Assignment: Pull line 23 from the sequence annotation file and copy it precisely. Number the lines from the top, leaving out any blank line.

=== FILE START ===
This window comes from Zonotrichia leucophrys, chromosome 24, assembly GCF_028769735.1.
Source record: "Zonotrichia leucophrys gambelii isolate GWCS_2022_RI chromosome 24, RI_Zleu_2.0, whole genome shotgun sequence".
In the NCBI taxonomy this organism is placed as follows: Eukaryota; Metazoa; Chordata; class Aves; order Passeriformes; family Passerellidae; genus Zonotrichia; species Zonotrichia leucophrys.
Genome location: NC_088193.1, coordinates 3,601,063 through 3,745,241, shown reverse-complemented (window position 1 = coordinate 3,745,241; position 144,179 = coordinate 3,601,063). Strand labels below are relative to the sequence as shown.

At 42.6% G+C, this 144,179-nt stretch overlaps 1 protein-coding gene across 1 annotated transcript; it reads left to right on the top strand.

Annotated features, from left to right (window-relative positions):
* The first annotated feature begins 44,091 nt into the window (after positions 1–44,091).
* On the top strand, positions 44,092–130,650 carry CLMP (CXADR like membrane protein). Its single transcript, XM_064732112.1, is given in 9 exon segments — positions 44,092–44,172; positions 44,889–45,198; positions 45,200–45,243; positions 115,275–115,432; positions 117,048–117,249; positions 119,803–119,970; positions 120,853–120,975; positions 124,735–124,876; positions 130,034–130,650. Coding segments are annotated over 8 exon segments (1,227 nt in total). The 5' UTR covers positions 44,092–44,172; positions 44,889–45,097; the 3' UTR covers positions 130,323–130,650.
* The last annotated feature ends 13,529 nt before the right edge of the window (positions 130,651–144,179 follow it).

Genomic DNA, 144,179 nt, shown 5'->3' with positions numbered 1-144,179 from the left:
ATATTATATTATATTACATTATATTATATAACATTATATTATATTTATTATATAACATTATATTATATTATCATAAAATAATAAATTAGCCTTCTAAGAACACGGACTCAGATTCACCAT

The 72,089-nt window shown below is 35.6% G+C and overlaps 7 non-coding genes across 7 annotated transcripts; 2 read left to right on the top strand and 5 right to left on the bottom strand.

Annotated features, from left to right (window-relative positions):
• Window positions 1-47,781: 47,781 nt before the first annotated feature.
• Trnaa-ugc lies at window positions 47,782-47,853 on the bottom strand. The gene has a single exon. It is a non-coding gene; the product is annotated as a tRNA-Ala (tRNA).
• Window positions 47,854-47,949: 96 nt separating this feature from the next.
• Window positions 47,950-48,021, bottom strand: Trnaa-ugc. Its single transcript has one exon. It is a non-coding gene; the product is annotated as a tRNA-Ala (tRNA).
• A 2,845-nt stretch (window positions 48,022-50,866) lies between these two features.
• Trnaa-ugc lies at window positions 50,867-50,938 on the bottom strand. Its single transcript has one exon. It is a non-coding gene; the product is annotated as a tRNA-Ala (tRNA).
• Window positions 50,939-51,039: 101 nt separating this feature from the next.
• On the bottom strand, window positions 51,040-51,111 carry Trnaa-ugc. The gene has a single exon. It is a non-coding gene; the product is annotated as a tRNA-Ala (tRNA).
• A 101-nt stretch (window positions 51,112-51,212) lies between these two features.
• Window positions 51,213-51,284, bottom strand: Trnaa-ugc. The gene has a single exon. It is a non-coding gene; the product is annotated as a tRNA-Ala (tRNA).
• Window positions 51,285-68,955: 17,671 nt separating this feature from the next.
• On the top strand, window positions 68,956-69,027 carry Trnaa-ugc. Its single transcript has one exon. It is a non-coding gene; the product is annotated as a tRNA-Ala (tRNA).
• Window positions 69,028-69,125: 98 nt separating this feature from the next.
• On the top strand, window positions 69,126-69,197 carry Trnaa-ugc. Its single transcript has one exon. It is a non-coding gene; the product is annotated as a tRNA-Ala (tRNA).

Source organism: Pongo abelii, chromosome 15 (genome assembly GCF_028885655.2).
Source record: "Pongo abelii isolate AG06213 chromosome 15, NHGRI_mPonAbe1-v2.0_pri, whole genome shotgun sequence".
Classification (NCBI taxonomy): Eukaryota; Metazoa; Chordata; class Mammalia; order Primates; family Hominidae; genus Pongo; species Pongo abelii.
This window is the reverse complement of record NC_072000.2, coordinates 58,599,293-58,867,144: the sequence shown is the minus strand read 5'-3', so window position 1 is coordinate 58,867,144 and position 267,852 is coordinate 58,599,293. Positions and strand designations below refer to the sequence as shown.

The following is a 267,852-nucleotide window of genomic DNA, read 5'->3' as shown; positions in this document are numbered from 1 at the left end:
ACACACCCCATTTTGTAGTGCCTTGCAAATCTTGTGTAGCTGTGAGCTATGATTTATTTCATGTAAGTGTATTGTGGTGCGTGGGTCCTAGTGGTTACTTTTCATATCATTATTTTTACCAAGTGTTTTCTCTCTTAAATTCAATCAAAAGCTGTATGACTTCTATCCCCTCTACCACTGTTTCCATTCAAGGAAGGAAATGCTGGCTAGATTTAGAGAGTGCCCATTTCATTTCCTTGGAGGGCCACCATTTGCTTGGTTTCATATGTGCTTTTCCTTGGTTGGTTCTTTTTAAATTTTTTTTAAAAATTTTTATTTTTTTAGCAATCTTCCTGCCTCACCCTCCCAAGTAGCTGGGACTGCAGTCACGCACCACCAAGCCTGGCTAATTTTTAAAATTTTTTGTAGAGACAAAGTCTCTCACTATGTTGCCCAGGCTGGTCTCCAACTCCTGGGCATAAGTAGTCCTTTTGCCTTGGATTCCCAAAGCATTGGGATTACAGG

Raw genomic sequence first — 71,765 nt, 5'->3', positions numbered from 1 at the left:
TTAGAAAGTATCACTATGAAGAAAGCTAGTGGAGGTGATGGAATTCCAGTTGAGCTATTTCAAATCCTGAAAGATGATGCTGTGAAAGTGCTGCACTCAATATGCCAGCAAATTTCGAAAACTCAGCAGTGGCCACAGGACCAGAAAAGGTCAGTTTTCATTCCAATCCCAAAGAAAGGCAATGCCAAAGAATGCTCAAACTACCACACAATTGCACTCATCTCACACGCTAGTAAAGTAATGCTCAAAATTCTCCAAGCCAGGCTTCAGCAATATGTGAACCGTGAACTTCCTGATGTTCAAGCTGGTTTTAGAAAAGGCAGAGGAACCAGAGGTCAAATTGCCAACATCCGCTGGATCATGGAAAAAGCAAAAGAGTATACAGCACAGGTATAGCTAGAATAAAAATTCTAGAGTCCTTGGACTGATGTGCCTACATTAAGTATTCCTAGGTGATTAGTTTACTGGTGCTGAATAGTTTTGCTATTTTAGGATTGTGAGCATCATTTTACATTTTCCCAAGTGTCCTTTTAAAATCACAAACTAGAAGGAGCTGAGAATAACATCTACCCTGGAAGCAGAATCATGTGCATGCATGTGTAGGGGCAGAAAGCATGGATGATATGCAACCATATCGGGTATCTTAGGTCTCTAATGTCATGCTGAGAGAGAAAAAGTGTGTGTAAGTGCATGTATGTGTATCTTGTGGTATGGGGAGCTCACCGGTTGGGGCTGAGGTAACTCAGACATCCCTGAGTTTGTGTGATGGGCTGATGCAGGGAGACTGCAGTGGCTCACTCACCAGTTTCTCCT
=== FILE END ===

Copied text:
• Window positions 51,213-51,284, bottom strand: Trnaa-ugc. The gene has a single exon. It is a non-coding gene; the product is annotated as a tRNA-Ala (tRNA).